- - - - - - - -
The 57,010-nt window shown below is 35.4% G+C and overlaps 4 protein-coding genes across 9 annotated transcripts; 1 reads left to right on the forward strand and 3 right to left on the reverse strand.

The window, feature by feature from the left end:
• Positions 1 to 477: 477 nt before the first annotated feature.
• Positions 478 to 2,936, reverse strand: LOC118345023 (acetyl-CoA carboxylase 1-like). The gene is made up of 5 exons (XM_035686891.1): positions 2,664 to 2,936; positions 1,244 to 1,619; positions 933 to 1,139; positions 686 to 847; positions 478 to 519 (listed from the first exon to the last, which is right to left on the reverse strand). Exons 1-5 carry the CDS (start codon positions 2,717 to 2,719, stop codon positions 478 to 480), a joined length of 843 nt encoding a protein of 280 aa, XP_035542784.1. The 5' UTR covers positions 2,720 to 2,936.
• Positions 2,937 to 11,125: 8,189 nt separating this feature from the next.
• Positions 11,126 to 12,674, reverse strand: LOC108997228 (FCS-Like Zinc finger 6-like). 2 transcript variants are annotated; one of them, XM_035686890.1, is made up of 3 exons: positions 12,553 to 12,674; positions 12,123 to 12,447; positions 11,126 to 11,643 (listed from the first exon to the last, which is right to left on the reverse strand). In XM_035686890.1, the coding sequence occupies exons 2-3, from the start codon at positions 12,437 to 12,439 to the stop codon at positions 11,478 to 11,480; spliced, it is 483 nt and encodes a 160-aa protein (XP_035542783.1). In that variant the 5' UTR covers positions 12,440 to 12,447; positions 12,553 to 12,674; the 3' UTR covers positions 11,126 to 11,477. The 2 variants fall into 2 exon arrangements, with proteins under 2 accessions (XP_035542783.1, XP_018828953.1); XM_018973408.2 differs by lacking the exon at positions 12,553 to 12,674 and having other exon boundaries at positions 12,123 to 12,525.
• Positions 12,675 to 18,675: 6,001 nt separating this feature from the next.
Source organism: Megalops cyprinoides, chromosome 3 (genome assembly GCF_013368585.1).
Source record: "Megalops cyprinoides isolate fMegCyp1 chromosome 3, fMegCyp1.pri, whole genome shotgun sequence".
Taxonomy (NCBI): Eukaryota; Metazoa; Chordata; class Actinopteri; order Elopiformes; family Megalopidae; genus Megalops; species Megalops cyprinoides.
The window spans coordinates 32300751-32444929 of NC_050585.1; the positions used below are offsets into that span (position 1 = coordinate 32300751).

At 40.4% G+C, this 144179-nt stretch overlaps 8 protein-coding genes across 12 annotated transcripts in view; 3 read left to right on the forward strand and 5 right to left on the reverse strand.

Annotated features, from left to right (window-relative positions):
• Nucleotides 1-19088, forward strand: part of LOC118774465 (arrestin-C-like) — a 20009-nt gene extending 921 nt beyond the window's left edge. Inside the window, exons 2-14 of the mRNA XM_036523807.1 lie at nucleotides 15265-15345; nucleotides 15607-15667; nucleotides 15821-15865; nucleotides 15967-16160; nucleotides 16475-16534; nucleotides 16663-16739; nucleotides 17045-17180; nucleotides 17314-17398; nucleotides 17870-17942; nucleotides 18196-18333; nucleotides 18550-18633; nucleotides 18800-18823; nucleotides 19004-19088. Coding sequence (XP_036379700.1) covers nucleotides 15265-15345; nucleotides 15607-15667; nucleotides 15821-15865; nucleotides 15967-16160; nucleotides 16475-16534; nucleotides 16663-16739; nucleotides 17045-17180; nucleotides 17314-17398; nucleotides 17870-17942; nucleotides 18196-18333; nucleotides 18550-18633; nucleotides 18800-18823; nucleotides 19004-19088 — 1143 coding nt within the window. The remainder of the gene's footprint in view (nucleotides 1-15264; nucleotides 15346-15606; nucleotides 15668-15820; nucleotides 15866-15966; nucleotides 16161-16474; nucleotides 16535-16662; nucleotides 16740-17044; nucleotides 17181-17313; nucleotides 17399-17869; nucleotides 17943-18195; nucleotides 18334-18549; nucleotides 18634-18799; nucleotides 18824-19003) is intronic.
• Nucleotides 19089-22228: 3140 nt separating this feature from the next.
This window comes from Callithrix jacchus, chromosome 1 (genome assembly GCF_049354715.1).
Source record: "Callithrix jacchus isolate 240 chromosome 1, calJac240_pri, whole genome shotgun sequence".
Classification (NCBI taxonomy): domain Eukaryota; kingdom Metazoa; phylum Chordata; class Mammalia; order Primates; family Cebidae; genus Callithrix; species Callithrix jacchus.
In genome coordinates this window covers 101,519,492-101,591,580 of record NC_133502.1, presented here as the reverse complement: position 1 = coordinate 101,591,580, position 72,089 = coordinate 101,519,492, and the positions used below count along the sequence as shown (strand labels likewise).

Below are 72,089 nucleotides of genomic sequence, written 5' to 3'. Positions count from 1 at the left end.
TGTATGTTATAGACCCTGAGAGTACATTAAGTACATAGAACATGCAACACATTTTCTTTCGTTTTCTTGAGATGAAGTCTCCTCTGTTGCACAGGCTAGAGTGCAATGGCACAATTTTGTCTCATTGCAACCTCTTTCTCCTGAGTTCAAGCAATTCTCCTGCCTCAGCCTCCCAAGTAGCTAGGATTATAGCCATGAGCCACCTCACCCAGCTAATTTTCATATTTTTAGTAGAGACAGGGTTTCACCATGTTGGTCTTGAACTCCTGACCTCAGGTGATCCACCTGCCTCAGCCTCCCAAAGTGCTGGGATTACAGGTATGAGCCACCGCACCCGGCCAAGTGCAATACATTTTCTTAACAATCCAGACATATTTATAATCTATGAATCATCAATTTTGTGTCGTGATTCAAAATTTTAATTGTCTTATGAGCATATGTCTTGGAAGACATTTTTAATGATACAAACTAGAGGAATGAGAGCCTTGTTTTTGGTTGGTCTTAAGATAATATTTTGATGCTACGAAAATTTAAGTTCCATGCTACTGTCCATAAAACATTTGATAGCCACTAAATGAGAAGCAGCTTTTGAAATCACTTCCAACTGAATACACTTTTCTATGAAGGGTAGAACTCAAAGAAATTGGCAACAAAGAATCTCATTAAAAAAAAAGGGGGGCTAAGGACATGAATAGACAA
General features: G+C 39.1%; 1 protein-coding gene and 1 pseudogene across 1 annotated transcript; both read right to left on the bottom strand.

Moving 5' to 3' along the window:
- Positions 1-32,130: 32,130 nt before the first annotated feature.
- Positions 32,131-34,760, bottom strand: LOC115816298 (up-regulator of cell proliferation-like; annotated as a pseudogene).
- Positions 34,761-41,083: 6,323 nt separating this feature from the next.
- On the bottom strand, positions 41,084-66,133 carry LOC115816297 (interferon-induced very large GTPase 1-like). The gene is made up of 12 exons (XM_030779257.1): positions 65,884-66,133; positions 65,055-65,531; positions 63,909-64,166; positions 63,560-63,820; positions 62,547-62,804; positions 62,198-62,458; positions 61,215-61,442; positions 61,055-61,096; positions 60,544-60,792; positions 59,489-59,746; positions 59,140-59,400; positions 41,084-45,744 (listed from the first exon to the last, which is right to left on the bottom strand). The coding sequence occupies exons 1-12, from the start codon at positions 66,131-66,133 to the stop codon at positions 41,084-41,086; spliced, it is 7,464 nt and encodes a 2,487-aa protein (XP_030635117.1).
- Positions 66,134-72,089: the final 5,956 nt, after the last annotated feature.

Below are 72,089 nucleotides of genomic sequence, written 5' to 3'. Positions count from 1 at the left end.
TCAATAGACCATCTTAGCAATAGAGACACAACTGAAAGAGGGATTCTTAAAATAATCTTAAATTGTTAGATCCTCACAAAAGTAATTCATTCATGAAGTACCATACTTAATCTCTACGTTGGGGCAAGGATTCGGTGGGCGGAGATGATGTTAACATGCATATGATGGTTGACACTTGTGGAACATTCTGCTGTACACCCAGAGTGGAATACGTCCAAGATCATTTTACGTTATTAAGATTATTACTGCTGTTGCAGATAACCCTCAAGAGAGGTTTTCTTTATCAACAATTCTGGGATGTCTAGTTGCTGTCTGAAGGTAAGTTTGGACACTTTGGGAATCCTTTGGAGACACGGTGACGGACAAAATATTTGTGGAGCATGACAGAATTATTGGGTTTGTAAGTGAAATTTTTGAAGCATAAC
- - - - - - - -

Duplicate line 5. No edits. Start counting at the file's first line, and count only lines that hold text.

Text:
• Positions 2,937 to 11,125: 8,189 nt separating this feature from the next.